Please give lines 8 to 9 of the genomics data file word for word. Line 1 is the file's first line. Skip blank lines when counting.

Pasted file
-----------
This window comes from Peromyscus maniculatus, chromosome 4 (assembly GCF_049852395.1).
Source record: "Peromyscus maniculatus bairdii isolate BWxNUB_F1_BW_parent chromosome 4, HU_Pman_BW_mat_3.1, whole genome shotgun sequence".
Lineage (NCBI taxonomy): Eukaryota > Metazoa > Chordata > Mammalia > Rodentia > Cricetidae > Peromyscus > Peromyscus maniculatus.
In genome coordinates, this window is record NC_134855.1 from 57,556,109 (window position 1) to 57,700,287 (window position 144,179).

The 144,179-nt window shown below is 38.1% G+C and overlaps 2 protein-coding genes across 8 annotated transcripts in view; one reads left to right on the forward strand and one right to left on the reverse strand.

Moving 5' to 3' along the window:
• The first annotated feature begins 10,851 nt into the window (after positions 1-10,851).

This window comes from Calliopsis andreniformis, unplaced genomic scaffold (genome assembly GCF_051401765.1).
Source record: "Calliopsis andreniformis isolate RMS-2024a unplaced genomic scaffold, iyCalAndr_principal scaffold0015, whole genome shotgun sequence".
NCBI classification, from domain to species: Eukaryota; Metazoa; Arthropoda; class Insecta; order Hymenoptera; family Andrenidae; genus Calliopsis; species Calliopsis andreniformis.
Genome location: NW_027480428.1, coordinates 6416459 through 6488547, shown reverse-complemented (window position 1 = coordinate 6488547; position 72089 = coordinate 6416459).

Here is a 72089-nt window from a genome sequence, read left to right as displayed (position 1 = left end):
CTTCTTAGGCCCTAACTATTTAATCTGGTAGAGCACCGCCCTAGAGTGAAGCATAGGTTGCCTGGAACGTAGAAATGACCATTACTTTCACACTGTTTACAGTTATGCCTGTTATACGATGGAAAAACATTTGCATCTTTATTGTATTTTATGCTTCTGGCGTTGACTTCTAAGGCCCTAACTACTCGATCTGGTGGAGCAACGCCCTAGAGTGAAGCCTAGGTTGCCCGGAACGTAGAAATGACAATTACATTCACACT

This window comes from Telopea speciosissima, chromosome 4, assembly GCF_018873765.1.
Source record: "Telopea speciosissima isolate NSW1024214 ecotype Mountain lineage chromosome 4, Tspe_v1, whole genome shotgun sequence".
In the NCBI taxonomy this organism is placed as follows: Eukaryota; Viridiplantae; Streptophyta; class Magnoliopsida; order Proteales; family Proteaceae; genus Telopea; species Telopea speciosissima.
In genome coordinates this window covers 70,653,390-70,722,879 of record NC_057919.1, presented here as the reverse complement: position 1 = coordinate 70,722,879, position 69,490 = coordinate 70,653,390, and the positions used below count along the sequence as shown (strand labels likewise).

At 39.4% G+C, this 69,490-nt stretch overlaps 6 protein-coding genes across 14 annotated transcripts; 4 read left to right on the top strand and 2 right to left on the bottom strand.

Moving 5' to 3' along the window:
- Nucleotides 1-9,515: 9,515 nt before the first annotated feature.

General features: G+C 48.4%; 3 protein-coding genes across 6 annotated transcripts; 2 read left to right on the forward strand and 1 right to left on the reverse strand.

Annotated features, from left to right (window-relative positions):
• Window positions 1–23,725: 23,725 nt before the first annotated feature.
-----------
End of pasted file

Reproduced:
This window comes from Calliopsis andreniformis, unplaced genomic scaffold (genome assembly GCF_051401765.1).
Source record: "Calliopsis andreniformis isolate RMS-2024a unplaced genomic scaffold, iyCalAndr_principal scaffold0015, whole genome shotgun sequence".